I have a uuid class that is part of a portable library that gets initialized with the following piece of code. It works fine under windows, but under linux it's not generating UUID's correctly.
uint32 data; data = rng.Get(); data = rng.Get(); data = rng.Get(); data = rng.Get(); data = (data & 0xffffff0f) | 0x40; data = (data & 0x7fffffff) | 0x40000000; printf("12345678901234567890123456789012\n"); memcpy(uuid, data, 16); for (int i = 0; i < 4; i++) printf("%04X", data[i]); printf("\n"); for (int i = 0; i < 16; i++) printf("%02X", uuid[i]); printf("\n");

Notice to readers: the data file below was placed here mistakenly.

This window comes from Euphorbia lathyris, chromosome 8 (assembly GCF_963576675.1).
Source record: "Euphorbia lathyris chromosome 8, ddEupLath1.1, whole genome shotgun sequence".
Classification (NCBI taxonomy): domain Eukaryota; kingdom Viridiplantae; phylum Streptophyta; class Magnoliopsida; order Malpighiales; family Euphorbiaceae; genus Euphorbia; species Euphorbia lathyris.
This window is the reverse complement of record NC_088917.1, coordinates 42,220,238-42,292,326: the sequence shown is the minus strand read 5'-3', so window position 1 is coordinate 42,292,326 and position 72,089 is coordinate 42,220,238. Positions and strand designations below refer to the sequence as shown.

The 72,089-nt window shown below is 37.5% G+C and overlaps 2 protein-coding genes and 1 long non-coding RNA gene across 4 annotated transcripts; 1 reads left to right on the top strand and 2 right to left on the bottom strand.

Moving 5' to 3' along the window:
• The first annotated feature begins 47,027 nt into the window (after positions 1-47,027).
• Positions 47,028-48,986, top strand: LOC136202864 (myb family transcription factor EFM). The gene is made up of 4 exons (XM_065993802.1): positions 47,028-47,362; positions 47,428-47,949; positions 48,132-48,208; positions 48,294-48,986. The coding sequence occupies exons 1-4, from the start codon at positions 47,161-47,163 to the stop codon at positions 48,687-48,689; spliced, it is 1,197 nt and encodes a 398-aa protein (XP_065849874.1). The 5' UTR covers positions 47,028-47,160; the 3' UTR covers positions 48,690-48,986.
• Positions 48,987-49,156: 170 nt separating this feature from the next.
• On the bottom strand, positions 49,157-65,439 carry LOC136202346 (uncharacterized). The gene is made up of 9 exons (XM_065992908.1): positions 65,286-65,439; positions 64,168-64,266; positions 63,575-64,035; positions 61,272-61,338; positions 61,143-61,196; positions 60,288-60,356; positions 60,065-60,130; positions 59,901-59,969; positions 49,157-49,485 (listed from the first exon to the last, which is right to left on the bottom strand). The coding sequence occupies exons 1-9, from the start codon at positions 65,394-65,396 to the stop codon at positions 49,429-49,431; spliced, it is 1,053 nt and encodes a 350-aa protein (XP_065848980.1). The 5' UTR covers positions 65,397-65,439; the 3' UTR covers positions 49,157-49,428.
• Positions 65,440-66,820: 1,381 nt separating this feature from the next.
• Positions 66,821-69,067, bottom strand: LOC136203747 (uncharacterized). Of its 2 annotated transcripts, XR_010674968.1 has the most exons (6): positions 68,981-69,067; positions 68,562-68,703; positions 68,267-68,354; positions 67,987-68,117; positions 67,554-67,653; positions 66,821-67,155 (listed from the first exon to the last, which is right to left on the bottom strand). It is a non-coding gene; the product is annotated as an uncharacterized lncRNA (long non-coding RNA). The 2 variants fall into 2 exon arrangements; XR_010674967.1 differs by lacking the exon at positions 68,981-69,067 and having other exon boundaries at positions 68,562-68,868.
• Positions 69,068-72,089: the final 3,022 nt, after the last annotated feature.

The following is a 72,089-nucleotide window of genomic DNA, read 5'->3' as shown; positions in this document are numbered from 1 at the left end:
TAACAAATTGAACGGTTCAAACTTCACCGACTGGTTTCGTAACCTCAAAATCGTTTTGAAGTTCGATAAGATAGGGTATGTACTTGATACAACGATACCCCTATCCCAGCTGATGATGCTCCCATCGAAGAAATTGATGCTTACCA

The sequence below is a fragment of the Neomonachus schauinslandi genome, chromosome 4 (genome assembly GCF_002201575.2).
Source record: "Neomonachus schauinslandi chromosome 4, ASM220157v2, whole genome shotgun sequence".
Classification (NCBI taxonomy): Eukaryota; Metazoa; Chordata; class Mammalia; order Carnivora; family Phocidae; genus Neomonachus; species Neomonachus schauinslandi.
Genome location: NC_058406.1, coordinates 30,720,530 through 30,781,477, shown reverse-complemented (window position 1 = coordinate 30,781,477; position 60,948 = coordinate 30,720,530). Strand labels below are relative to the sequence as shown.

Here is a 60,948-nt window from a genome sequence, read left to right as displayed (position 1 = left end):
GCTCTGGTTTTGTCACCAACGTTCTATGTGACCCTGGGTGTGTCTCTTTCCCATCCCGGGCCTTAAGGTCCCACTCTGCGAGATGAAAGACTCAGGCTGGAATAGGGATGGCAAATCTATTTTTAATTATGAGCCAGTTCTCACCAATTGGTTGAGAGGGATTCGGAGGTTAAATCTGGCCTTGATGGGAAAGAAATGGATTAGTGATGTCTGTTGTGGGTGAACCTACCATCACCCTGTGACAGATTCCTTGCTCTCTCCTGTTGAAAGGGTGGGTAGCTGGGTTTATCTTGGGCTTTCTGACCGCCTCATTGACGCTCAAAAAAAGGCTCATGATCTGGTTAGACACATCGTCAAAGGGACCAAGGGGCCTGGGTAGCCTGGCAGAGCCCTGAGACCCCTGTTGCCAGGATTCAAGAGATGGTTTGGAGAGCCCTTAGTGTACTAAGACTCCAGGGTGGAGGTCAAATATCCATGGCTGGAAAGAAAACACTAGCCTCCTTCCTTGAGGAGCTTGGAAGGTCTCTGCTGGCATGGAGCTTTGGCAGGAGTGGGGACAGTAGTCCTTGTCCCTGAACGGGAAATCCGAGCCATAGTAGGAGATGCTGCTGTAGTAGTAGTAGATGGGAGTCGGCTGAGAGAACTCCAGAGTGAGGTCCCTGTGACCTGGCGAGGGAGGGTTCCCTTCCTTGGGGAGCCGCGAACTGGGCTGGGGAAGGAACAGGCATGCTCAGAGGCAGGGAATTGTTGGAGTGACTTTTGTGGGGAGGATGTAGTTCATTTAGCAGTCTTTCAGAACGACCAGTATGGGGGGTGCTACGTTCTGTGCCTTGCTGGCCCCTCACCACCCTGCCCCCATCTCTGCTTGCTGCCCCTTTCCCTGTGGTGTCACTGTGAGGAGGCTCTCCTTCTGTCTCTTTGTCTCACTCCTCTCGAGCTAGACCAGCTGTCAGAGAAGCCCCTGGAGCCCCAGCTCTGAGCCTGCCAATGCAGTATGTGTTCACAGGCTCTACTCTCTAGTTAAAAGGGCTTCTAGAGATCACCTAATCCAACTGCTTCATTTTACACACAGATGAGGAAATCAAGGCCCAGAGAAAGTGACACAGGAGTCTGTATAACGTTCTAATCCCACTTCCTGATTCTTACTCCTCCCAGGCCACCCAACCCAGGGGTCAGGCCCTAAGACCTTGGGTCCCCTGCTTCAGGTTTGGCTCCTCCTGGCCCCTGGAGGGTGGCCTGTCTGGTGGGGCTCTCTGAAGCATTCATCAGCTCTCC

The printf statements are me debugging it.
But, the numbers are messed up. Why are the bottom 4 bytes empty? And why is the first uuid printed, different from the last?
The platorm is 64bt linux on x86. This will always be run on x86 small endian architecture.
e.g. sample output
1st run 12345678901234567890123456789012 B6D2ADAF46CF624A581187F3670BBEE0 AFADD2B6D6E792FB4A62CF4600000000 // why is this different from the previous no?. also the last 4 bytes not set??? 2nd run 12345678901234567890123456789012 96D6D234D5602743548FD812A0D96818 34D2D6965B65F32F432760D500000000 // same problem as earlier
Something is going haywire with the conversion.
This has now been solved. I don't care about endianess. The bytes are random anyway!